Witnesses at rapper Nipsey Hussle trial

LOS ANGELES – A judge issued an arrest warrant for an eyewitness on Thursday Shooting of rapper Nipsey Hussle because he failed to testify at the trial of the man accused of murder, and in his absence a police detective testified about the withholding of witnesses that has shaped the case.

Evan “Rimpau” MacKenzie, a close friend of Hussle’s who carried pallbearers at his funeral and stood by him when he was shot, has repeatedly ignored subpoenas asking him to appear and testify for the prosecution, leading to Judge H. Clayjacke led II warrant issue with $500,000 bail.

“Mr. Mackenzie, did he refuse to testify?” Aaron Jansen, attorney for defendant Eric Holder, asked Los Angeles Police Detective Cedric Washington, who replied that MacKenzie had said so in phone calls.


The taboo against “snitching” permeated every part of the trial of Holder, who is charged with first-degree murder in the 2019 death of Hussle and attempted murder by shooting at two bystanders.

It was a conversation between Holder and Hussle on the subject — in which Hussle Holder said there were rumors of “paperwork” suggesting he spoke to authorities — which prosecutors cite as a motive for Holder to return minutes later to gun down Hussle.

The shooting took place in a predominantly black south Los Angeles neighborhood where both men and most of the Witnesses grew up and where distrust of the police and courts runs deep. Even Hussle’s friends and fans and people hit by Holder’s gunshots were reluctant to speak in public.

“I don’t know anything, I don’t see anything,” Kerry Lathan, who was wounded in the shooting, said on the witness stand last week and refused to identify himself in surveillance video played to the jury. He then declined to identify Holder as the shooter.


“You don’t want to testify about what happened?” Assistant District Attorney John McKinney asked him.

“That’s right,” Lathan replied.

On Thursday, Jansen tried to pin the reluctance on Holder and Hussle’s ties to the Rollin’ 60s street gang.

“Is there typically a reluctance to testify in gang cases?” asked Janssen.

“I wouldn’t limit it to gang cases,” Washington replied.

“I’m asking about gang cases,” said Jansen.

“I think it’s common, yes,” Washington said.

Jansen continued, “Several witnesses in this case said they didn’t want to go to court and felt their families were in danger, right?”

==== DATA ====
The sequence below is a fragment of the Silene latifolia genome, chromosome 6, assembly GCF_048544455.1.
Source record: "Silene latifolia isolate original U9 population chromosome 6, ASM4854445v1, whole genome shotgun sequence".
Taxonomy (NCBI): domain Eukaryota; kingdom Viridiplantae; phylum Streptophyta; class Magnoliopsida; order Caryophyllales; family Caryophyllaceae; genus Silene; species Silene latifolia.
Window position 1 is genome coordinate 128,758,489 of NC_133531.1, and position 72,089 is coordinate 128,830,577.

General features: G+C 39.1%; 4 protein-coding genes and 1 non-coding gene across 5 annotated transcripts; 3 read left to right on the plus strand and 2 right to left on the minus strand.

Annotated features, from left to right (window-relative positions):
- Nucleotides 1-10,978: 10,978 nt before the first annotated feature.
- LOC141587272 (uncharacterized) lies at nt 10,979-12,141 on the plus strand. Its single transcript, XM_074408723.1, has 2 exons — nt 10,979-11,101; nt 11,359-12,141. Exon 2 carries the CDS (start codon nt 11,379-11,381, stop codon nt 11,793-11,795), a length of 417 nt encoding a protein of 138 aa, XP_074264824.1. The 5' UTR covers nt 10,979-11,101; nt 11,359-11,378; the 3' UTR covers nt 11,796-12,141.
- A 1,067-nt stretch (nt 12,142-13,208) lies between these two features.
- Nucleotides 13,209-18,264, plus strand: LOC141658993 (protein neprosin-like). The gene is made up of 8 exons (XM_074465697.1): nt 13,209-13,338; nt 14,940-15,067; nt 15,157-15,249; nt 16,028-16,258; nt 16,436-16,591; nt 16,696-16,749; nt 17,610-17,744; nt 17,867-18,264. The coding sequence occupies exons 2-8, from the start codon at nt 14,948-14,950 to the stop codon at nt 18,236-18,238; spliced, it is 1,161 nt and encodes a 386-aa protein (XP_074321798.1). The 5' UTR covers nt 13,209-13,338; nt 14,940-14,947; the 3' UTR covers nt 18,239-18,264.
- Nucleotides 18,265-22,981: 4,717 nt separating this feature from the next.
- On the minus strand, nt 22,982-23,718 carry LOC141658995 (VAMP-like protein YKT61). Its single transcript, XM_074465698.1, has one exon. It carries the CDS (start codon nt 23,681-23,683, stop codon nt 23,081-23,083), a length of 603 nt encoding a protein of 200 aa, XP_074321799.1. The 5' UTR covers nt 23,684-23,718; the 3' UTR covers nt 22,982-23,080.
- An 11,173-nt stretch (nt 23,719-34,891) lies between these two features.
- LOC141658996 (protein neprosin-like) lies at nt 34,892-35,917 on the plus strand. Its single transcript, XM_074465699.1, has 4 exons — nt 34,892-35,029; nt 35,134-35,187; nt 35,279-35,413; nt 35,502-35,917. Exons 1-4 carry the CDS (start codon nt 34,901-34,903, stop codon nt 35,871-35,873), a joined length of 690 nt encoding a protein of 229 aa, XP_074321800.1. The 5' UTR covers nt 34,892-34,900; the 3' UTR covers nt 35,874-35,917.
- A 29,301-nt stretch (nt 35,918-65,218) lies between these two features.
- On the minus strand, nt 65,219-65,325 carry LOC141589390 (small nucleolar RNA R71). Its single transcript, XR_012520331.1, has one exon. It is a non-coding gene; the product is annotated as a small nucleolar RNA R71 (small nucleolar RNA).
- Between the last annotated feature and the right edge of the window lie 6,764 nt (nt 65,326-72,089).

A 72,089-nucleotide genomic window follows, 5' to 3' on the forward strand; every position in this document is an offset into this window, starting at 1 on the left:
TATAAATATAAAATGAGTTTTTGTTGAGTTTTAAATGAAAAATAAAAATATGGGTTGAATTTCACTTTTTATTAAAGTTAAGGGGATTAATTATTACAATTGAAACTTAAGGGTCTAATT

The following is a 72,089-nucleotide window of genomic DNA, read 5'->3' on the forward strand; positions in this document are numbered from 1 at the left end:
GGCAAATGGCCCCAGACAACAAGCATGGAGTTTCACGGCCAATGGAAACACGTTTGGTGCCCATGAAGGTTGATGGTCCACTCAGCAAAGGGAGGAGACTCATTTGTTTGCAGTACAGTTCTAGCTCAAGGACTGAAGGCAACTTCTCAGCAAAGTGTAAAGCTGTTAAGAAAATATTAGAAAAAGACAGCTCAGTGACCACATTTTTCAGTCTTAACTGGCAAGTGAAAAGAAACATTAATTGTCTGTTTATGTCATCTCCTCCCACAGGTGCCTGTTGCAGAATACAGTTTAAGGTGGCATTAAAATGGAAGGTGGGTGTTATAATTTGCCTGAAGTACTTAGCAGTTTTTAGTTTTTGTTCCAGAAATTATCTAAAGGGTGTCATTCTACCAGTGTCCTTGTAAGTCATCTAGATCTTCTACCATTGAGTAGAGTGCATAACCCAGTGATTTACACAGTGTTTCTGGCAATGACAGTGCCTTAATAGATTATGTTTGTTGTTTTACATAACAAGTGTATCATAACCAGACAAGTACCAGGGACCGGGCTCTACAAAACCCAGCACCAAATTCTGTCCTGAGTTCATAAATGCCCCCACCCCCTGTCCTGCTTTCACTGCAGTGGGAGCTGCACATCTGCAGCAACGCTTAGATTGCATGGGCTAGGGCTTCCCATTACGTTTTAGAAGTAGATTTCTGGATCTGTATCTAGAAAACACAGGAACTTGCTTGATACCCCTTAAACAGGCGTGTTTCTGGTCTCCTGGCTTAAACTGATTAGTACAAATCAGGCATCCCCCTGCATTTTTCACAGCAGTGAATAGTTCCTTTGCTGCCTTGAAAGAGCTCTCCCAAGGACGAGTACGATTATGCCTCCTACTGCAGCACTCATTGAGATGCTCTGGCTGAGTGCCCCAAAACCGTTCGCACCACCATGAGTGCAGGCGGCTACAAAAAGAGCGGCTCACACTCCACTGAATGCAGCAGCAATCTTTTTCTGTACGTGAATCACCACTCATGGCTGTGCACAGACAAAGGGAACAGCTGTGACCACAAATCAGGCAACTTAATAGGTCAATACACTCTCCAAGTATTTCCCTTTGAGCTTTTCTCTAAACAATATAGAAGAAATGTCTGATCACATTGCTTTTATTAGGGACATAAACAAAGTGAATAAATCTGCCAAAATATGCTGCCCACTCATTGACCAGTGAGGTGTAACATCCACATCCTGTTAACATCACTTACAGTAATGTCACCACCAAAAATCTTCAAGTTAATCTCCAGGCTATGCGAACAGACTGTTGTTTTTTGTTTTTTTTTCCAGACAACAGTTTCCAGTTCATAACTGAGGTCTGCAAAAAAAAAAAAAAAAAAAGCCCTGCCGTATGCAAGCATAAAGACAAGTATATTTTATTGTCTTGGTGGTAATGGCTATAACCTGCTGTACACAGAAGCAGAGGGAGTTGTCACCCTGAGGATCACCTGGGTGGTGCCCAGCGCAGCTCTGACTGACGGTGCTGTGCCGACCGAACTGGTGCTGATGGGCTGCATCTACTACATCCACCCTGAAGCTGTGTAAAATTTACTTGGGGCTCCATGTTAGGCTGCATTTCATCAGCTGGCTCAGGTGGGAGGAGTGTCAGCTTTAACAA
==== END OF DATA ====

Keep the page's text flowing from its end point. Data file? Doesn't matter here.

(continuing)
Washington acknowledged that there were.

In follow-up questions from prosecutors, Washington downplayed the gang aspect.

“I have investigated many cases that are outside the scope of gang cases. I’ve found that the majority of people are reluctant to go to court or speak to law enforcement,” Washington said. “Everyone seems to think they will face retaliation if they go to court.”


“In this case, was any witness who accused him of treason threatened?” McKinney asked.

Washington said no to both questions and acknowledged that an anonymous caller had threatened him last week Bryannita Nicholson, who testified for the prosecution that she had acted as Holder’s unwitting getaway driver.

Nicholson, who was granted immunity in exchange for her testimony, had kept her identity a secret when testifying before a grand jury in 2019.

Last week, after her identity was revealed but before she made a statement, she received the call.

“A male voice was heard saying something like, ‘They had Nipsey Hussle killed,'” Washington said. “Bryannita hung up.”


McKinney emphasized that the threat was not about her testimony but about her role in Hussle’s death.

Nicholson was given added security and escorted through a special entrance for her two-day testimony this week, where she appeared to speak freely and confidently, showing no reluctance.

Others were far more hesitant and withdrawn on the witness stand, although several eyewitnesses have identified Holder as the shooter, making it unlikely that the absence and silence of other witnesses will do much harm to a strong criminal case.

The defense has admitted that Holder shot Hussle, but say there was no intent and he was not guilty of first-degree murder.

Prosecutors only have one more witness before they let their case rest, and the jury may have it soon.

“Unless Rimpau gets picked up,” McKinney said after the trial.


Follow AP Entertainment writer Andrew Dalton on Twitter: https://twitter.com/andyjamesdalton

Copyright 2022 The Associated Press. All rights reserved. This material may not be published, broadcast, transcribed or redistributed without permission.

https://www.local10.com/entertainment/2022/06/24/witnesses-drag-feet-at-trial-of-nipsey-hussle-shooter/ Witnesses at rapper Nipsey Hussle trial

Sarah Y. Kim

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